The Bible remains silent on God’s activity in the 400 years between the Old and New Testaments. The dark void in the top left corner of this panel points to this silence, though it is abruptly broken by the appearance of the star that heralds the birth of Jesus, the long-awaited King of God’s people (Matt 2:1-2).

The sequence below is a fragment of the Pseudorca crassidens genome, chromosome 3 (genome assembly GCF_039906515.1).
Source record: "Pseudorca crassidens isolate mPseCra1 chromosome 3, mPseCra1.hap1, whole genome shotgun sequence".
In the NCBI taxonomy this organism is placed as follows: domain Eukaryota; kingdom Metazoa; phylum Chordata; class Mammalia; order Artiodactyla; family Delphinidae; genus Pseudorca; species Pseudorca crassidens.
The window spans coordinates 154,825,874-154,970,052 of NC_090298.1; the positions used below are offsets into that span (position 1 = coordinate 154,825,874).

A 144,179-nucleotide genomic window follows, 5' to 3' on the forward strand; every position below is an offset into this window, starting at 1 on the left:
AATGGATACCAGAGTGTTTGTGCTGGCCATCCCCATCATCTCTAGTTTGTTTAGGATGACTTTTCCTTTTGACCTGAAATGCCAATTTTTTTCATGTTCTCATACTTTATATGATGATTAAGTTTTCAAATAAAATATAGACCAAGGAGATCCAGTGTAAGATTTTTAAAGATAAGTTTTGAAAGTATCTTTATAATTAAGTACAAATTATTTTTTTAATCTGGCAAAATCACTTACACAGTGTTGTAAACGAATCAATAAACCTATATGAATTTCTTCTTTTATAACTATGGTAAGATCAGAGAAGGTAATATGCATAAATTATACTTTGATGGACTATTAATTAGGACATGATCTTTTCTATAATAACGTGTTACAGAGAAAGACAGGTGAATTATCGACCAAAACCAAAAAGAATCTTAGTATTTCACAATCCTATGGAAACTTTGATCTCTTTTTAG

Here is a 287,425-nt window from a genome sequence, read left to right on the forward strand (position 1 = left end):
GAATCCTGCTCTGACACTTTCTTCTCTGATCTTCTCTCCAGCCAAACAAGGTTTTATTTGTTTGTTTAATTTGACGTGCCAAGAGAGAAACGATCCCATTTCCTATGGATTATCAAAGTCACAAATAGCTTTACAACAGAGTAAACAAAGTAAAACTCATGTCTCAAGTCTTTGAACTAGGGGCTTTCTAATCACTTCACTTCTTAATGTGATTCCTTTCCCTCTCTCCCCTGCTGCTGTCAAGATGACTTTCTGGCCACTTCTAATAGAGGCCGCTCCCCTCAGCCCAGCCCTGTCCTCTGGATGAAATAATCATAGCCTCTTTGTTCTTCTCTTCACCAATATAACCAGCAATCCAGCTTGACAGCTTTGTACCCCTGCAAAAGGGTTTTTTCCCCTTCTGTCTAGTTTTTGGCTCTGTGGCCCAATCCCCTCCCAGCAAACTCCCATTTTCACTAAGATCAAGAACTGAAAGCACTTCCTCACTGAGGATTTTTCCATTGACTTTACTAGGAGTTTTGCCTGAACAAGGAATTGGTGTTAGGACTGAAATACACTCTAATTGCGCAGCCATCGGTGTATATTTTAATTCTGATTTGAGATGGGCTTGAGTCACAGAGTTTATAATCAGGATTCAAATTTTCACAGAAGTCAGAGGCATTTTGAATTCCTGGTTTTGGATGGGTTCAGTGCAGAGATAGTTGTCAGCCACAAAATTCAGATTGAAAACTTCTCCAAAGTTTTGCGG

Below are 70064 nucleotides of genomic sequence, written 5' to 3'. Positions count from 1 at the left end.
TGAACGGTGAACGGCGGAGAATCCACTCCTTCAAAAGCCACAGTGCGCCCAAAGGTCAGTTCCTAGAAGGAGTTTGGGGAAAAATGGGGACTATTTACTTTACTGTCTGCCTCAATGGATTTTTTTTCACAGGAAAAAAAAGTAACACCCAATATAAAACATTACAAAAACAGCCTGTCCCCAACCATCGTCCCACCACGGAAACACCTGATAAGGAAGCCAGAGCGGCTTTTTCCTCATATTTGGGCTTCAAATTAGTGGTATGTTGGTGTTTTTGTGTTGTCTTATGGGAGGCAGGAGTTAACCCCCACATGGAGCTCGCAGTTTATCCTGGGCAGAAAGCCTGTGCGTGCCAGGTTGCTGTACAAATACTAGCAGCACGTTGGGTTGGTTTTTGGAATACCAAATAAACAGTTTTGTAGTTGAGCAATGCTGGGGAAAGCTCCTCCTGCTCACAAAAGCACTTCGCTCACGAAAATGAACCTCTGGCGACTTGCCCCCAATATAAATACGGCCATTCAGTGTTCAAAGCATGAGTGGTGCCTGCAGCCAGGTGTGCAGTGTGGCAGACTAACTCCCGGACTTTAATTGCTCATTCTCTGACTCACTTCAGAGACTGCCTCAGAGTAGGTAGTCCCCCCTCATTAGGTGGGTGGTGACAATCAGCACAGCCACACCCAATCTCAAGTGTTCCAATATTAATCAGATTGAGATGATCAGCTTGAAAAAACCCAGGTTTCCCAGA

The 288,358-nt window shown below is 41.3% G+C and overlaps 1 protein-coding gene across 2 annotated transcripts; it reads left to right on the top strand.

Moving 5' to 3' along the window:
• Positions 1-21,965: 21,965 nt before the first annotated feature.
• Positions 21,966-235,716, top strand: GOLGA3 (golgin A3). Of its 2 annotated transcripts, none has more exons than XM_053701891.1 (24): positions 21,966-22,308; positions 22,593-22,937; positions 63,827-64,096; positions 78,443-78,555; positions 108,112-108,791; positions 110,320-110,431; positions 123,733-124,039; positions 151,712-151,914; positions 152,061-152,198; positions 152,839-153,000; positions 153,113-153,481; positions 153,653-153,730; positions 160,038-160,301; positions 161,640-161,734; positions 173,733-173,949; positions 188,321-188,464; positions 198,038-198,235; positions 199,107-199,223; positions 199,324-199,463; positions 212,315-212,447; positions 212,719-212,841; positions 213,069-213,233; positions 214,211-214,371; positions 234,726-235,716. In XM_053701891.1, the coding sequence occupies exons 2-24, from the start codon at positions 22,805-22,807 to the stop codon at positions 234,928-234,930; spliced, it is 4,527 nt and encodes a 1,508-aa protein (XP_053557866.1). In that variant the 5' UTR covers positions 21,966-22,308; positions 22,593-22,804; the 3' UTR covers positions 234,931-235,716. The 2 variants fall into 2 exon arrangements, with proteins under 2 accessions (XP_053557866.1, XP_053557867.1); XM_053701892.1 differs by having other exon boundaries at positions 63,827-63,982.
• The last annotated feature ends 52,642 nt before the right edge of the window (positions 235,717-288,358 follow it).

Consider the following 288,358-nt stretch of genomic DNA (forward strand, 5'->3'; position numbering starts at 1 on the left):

While many anticipated the coming of the Messiah, his arrival was not as expected. He was not simply a godly man, but the very Word of God incarnate among his creation (Jn 1). Yet He came as a baby, to Mary and Joseph, a humble couple selected by God, in very humble circumstances, placed at his birth in a feeding box for animals (Lk 1:26-38; 2:1-7; Matt 1:18-25). To show that Jesus’ birth was truly for all people, it was announced first to common shepherds by an angel (Lk 2:8-21).As a grown man preparing for the work God had sent him to do, Jesus was baptized by John. Here his identity as God’s Son was affirmed and he was anointed by the Holy Spirit (Matt 3:13-17; Mk 1:9-11; Lk 3:1-22; Jn 1:29-34). From his baptism, Jesus was led into the wilderness where he endured temptation from Satan (Matt 4:1-11; Lk 4:1-13). The tempter is depicted here in the same form as the serpent from panel 1 to show how Jesus’ temptation connected him to the entire human race—and by overcoming that temptation, Jesus not only sympathizes with humanity’s weaknesses, but is able to extend grace and deliverance from them (Heb 4:14-16).
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